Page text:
Further combining the scholarly arts, five poems on bamboo based on the same rhyme were added by later writers in the upper register; a representative couplet by Wang Zhi in the left corner reads:

 

In Jiangnan, the verdant shadows linger eternally,

At the ocean's bottom, stems of coral similar to this can be found.

 

 

 


Zhao Mengfu (1254-1322)

Huang Gongwang (1269-1354)

Xu Ben (1335-1393)

Clearing After Sudden Snow

China, Yuan dynasty (1271-1368)

Handscroll; ink on paper

Palace Museum, Beijing

(Xin 00147418)

 

One of the Four Masters of Yuan Painting, Huang Gongwang here depicts the sun emerging from the sky after a sudden storm to shine upon a Buddhist temple nestled in snow-laden mountains. The bold red of the sun, juxtaposed against the otherwise ink-monochrome scene, is a daring innovation. Huang took his subject from a calligraphy inscription written for him by Zhao Mengfu (whose Rock and Bamboo is on display nearby), who might have taught him painting. The inscription, now mounted to the beginning of the scroll, has four large characters reading "Clearing After Sudden Snow" (kuaixue shiqing). This in turn is the title of a famous work by the early calligraphy master Wang Xizhi (303-361), extending the historical resonance of both Zhao's calligraphy and Huang's painting into antiquity.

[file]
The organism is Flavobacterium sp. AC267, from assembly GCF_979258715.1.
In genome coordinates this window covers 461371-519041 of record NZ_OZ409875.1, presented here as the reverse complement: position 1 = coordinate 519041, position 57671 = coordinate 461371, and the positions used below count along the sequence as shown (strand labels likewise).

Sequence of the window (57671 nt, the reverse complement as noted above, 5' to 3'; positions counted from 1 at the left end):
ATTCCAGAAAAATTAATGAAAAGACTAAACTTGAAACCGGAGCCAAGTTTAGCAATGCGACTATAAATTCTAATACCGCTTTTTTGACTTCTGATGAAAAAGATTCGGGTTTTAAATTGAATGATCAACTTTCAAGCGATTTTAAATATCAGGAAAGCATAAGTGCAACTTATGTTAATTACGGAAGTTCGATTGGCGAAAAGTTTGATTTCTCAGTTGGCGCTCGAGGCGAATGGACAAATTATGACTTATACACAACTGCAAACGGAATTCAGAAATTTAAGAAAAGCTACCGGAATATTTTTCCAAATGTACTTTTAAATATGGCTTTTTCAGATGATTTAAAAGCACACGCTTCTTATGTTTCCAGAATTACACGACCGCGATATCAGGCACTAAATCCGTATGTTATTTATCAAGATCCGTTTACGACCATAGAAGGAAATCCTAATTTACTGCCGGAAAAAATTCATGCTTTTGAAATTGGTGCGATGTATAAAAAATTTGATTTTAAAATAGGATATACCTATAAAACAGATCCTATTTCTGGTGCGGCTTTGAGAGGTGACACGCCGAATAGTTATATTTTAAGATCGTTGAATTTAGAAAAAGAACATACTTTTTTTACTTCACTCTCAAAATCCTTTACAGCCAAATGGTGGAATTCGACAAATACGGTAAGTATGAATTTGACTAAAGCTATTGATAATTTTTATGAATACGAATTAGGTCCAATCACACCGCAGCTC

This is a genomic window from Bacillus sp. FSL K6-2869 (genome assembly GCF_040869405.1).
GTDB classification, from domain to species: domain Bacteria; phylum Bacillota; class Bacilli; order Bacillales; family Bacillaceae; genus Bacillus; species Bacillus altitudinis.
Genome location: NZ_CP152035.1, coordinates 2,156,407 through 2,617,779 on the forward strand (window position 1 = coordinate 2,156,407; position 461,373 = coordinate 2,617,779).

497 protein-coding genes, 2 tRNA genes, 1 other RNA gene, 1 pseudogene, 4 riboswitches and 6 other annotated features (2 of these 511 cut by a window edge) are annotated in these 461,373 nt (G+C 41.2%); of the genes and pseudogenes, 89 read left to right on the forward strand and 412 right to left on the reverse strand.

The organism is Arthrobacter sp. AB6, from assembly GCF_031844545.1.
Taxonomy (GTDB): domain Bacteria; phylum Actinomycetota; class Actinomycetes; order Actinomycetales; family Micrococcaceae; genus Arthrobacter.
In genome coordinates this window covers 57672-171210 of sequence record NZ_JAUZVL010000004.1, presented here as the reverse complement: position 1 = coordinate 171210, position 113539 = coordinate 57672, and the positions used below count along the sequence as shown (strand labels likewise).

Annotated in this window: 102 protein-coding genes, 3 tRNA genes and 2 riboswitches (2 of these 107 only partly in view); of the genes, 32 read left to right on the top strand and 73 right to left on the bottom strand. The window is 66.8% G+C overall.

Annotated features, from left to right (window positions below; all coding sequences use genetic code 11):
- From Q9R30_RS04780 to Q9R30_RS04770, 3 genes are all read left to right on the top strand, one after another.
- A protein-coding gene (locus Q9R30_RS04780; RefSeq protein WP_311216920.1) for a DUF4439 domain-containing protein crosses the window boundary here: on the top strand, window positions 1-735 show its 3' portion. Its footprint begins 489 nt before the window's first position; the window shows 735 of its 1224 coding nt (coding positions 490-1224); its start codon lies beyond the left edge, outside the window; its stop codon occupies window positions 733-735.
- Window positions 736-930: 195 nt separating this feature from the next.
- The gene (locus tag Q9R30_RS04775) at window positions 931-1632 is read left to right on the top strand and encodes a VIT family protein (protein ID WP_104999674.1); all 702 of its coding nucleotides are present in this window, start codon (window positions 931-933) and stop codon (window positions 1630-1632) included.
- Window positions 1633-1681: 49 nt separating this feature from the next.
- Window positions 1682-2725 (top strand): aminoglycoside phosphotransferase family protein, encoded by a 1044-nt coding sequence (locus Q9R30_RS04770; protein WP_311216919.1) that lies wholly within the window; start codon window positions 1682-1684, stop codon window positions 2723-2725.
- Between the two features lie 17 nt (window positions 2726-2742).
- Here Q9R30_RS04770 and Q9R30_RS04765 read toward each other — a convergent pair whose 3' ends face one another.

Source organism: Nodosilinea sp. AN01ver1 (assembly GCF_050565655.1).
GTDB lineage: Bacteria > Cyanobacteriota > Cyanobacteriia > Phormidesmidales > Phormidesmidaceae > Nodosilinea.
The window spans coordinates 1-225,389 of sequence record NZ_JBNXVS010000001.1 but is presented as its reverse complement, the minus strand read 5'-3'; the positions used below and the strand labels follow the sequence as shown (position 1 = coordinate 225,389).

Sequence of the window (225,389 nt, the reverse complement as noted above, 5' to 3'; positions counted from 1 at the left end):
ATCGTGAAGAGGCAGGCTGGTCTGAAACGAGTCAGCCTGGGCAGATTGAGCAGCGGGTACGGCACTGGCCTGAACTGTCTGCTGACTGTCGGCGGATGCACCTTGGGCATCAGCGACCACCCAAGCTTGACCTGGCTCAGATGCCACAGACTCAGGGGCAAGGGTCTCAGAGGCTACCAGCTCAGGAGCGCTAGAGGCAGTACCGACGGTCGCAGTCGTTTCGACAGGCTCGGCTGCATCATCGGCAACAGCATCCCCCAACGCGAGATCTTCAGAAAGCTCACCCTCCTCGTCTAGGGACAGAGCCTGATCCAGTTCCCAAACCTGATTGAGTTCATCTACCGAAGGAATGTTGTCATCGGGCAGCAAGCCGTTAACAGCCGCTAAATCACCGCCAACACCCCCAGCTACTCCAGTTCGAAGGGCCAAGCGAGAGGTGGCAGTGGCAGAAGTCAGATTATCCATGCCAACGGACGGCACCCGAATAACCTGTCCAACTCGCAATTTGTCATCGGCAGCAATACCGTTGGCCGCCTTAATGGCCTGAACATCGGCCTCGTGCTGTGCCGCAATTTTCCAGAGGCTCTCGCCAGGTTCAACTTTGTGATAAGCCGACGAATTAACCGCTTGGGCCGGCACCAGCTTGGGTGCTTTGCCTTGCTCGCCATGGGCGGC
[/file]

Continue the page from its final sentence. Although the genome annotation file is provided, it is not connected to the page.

Huang Gongwang exerted a tremendous influence on later generations of painters, beginning in his lifetime. By the late Yuan dynasty, he was already heralded as an important artist, and this can be seen here in the painting by Xu Ben mounted at the end of the scroll after Huang's. Xu took the same subject for his painting and followed Huang's composition of a bold red sun over a monochrome snowscape. At the same time, Xu also introduced different stylistic references (his hills and trees are reminiscent of the Northern Song artist Guo Xi, ca. 1020-ca. 1090) and opened up the left part of the painting to create a greater recession in space.

 


Wu Zhen (1280-1354)

Bamboo and Rock on Slope

China, Yuan dynasty (1271-1368), 14th century

Hanging scroll; ink on paper

Palace Museum, Beijing

(Xin 00146432)

 

During the Yuan period, artists eschewed the dazzling technical skill and innovative compositional arrangements of the previous Southern Song period, represented by The Hundred Geese on display nearby. Instead, they favored landscapes and other subjects with minimal narrative content that shifted the viewer's attention to variations in ink and brushstrokes. Painting became a means for intimate expression of the subtlest nuances of the movement of the artist's hand, allowing the viewer to share in the moment of creation as the artist gave shape to his inspiration by applying brush to paper.